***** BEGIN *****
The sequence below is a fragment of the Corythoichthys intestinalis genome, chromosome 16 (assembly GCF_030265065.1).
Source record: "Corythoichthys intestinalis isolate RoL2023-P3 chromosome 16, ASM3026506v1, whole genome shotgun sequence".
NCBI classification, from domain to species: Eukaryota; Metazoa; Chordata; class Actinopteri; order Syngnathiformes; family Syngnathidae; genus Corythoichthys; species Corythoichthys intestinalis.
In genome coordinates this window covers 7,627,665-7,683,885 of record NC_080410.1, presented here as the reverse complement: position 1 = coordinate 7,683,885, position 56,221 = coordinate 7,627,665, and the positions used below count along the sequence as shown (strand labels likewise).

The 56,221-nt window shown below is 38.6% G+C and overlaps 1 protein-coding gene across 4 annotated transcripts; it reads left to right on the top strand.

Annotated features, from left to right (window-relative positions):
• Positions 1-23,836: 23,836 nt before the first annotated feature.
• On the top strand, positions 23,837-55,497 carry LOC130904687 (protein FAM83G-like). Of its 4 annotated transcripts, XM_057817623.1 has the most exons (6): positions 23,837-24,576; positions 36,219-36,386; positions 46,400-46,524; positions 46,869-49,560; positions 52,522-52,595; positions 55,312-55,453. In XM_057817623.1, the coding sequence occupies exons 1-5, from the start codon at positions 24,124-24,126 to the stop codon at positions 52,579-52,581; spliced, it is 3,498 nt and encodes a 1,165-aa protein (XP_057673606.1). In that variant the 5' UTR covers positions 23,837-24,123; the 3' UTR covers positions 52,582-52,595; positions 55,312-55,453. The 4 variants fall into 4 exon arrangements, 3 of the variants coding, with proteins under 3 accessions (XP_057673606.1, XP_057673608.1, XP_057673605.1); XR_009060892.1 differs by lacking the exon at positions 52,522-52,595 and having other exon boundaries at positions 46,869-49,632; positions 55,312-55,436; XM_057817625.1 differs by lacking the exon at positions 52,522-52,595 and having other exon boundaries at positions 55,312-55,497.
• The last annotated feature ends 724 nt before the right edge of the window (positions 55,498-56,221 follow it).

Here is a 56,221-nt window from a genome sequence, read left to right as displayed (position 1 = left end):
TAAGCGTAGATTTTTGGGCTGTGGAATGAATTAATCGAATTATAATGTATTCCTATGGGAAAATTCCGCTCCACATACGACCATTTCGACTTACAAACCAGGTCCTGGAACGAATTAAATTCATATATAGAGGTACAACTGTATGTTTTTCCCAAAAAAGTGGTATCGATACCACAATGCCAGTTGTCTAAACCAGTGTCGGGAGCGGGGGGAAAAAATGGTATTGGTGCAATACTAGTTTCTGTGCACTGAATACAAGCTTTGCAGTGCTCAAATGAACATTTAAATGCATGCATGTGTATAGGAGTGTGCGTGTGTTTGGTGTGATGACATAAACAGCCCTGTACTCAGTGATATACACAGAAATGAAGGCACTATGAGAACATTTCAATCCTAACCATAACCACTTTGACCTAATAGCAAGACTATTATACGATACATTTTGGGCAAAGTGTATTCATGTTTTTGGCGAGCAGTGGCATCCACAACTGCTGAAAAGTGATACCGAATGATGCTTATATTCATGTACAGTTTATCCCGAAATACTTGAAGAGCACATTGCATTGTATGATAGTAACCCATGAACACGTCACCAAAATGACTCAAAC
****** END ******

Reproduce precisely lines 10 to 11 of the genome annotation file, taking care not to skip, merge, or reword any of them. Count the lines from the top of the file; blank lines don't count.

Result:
Here is a 56,221-nt window from a genome sequence, read left to right as displayed (position 1 = left end):
TAAGCGTAGATTTTTGGGCTGTGGAATGAATTAATCGAATTATAATGTATTCCTATGGGAAAATTCCGCTCCACATACGACCATTTCGACTTACAAACCAGGTCCTGGAACGAATTAAATTCATATATAGAGGTACAACTGTATGTTTTTCCCAAAAAAGTGGTATCGATACCACAATGCCAGTTGTCTAAACCAGTGTCGGGAGCGGGGGGAAAAAATGGTATTGGTGCAATACTAGTTTCTGTGCACTGAATACAAGCTTTGCAGTGCTCAAATGAACATTTAAATGCATGCATGTGTATAGGAGTGTGCGTGTGTTTGGTGTGATGACATAAACAGCCCTGTACTCAGTGATATACACAGAAATGAAGGCACTATGAGAACATTTCAATCCTAACCATAACCACTTTGACCTAATAGCAAGACTATTATACGATACATTTTGGGCAAAGTGTATTCATGTTTTTGGCGAGCAGTGGCATCCACAACTGCTGAAAAGTGATACCGAATGATGCTTATATTCATGTACAGTTTATCCCGAAATACTTGAAGAGCACATTGCATTGTATGATAGTAACCCATGAACACGTCACCAAAATGACTCAAAC